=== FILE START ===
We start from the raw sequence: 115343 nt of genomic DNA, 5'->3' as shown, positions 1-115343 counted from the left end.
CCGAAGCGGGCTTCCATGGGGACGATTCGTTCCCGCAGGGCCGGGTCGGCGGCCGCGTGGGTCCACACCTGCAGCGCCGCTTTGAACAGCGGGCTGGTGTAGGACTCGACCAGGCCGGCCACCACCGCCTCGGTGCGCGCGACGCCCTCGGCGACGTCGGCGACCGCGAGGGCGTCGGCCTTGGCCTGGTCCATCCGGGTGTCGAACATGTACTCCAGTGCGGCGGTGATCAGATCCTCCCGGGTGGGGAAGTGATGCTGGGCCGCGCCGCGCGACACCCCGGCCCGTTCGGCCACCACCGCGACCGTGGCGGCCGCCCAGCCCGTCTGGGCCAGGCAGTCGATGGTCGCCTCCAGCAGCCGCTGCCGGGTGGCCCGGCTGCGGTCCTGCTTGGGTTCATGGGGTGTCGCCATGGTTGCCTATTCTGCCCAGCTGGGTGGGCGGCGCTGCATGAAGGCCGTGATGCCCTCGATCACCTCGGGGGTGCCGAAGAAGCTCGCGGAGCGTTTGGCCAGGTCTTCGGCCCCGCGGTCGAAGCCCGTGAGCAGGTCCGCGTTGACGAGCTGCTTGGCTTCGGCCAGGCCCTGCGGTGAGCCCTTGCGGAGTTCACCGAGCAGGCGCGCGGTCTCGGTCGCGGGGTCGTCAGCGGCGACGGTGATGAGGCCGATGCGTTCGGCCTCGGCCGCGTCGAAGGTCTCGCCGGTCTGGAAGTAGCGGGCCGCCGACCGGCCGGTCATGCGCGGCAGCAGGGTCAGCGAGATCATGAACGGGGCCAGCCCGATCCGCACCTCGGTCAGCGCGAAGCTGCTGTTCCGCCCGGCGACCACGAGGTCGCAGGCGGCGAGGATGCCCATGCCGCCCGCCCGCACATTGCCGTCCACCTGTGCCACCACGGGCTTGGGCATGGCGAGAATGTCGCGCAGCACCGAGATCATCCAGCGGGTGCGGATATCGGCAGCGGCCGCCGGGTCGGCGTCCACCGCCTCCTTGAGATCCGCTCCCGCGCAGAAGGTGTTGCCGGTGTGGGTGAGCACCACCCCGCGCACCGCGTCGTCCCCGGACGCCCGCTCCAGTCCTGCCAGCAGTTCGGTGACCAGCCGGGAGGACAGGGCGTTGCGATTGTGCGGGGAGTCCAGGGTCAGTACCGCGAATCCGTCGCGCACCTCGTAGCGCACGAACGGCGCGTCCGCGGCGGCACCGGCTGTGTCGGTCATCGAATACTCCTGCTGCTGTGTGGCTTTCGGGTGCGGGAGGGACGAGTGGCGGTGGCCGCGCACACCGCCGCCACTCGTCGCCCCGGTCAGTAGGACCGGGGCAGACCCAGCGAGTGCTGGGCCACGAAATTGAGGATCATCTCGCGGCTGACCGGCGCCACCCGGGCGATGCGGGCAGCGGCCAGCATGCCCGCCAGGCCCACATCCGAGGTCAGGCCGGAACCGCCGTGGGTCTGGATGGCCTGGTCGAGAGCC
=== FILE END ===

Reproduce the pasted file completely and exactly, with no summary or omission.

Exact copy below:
We start from the raw sequence: 115343 nt of genomic DNA, 5'->3' as shown, positions 1-115343 counted from the left end.
CCGAAGCGGGCTTCCATGGGGACGATTCGTTCCCGCAGGGCCGGGTCGGCGGCCGCGTGGGTCCACACCTGCAGCGCCGCTTTGAACAGCGGGCTGGTGTAGGACTCGACCAGGCCGGCCACCACCGCCTCGGTGCGCGCGACGCCCTCGGCGACGTCGGCGACCGCGAGGGCGTCGGCCTTGGCCTGGTCCATCCGGGTGTCGAACATGTACTCCAGTGCGGCGGTGATCAGATCCTCCCGGGTGGGGAAGTGATGCTGGGCCGCGCCGCGCGACACCCCGGCCCGTTCGGCCACCACCGCGACCGTGGCGGCCGCCCAGCCCGTCTGGGCCAGGCAGTCGATGGTCGCCTCCAGCAGCCGCTGCCGGGTGGCCCGGCTGCGGTCCTGCTTGGGTTCATGGGGTGTCGCCATGGTTGCCTATTCTGCCCAGCTGGGTGGGCGGCGCTGCATGAAGGCCGTGATGCCCTCGATCACCTCGGGGGTGCCGAAGAAGCTCGCGGAGCGTTTGGCCAGGTCTTCGGCCCCGCGGTCGAAGCCCGTGAGCAGGTCCGCGTTGACGAGCTGCTTGGCTTCGGCCAGGCCCTGCGGTGAGCCCTTGCGGAGTTCACCGAGCAGGCGCGCGGTCTCGGTCGCGGGGTCGTCAGCGGCGACGGTGATGAGGCCGATGCGTTCGGCCTCGGCCGCGTCGAAGGTCTCGCCGGTCTGGAAGTAGCGGGCCGCCGACCGGCCGGTCATGCGCGGCAGCAGGGTCAGCGAGATCATGAACGGGGCCAGCCCGATCCGCACCTCGGTCAGCGCGAAGCTGCTGTTCCGCCCGGCGACCACGAGGTCGCAGGCGGCGAGGATGCCCATGCCGCCCGCCCGCACATTGCCGTCCACCTGTGCCACCACGGGCTTGGGCATGGCGAGAATGTCGCGCAGCACCGAGATCATCCAGCGGGTGCGGATATCGGCAGCGGCCGCCGGGTCGGCGTCCACCGCCTCCTTGAGATCCGCTCCCGCGCAGAAGGTGTTGCCGGTGTGGGTGAGCACCACCCCGCGCACCGCGTCGTCCCCGGACGCCCGCTCCAGTCCTGCCAGCAGTTCGGTGACCAGCCGGGAGGACAGGGCGTTGCGATTGTGCGGGGAGTCCAGGGTCAGTACCGCGAATCCGTCGCGCACCTCGTAGCGCACGAACGGCGCGTCCGCGGCGGCACCGGCTGTGTCGGTCATCGAATACTCCTGCTGCTGTGTGGCTTTCGGGTGCGGGAGGGACGAGTGGCGGTGGCCGCGCACACCGCCGCCACTCGTCGCCCCGGTCAGTAGGACCGGGGCAGACCCAGCGAGTGCTGGGCCACGAAATTGAGGATCATCTCGCGGCTGACCGGCGCCACCCGGGCGATGCGGGCAGCGGCCAGCATGCCCGCCAGGCCCACATCCGAGGTCAGGCCGGAACCGCCGTGGGTCTGGATGGCCTGGTCGAGAGCC